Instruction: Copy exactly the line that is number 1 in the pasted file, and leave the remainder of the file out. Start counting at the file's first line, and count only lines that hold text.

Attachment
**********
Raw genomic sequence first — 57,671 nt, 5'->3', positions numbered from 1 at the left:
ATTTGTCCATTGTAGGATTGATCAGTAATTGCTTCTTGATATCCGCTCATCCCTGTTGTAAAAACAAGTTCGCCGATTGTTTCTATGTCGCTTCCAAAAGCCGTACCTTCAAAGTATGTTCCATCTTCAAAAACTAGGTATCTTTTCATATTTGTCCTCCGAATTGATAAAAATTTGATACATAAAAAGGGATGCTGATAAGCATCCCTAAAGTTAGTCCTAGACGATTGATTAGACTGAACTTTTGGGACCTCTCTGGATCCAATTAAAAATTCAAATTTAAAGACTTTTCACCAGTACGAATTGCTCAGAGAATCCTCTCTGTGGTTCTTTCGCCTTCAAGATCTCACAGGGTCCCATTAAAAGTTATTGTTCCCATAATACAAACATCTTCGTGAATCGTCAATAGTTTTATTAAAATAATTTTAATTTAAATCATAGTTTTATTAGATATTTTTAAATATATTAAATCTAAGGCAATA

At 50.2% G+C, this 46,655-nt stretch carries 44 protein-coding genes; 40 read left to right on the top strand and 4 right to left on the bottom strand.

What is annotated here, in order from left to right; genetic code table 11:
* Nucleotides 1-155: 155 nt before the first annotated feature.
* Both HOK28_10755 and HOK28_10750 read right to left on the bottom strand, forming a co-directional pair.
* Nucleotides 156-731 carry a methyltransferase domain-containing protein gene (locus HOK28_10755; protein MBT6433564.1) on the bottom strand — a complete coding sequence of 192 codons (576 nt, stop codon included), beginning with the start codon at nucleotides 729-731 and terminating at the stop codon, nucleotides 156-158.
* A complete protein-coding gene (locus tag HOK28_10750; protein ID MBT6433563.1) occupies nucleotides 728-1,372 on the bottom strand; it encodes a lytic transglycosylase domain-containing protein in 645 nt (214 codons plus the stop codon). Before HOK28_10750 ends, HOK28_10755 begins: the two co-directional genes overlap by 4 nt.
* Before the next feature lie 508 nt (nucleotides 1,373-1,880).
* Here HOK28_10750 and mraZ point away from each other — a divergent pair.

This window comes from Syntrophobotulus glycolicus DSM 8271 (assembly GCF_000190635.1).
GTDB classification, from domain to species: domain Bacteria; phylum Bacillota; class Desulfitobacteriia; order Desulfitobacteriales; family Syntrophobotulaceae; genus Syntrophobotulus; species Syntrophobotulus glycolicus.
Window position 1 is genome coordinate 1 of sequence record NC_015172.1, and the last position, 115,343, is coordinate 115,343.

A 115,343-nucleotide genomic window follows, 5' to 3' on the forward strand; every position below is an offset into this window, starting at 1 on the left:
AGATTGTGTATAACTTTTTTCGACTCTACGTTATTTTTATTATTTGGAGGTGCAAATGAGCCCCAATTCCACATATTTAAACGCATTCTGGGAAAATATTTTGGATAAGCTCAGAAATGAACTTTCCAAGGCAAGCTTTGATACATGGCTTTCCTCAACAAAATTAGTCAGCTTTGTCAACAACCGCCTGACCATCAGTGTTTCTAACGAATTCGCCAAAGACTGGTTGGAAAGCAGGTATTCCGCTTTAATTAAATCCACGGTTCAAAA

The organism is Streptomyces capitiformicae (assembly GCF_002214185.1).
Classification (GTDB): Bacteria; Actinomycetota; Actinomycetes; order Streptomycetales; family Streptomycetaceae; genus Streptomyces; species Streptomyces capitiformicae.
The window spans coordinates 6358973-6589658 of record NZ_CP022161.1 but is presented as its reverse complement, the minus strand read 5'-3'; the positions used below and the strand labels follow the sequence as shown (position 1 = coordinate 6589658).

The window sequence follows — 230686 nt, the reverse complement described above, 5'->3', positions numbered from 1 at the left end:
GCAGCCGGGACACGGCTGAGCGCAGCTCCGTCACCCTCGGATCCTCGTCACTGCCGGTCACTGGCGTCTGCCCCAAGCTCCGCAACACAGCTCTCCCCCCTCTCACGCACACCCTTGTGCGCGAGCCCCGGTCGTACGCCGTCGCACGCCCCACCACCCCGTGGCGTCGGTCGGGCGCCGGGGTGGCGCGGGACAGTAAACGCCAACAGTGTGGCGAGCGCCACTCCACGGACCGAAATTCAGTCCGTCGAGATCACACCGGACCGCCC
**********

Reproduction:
Raw genomic sequence first — 57,671 nt, 5'->3', positions numbered from 1 at the left: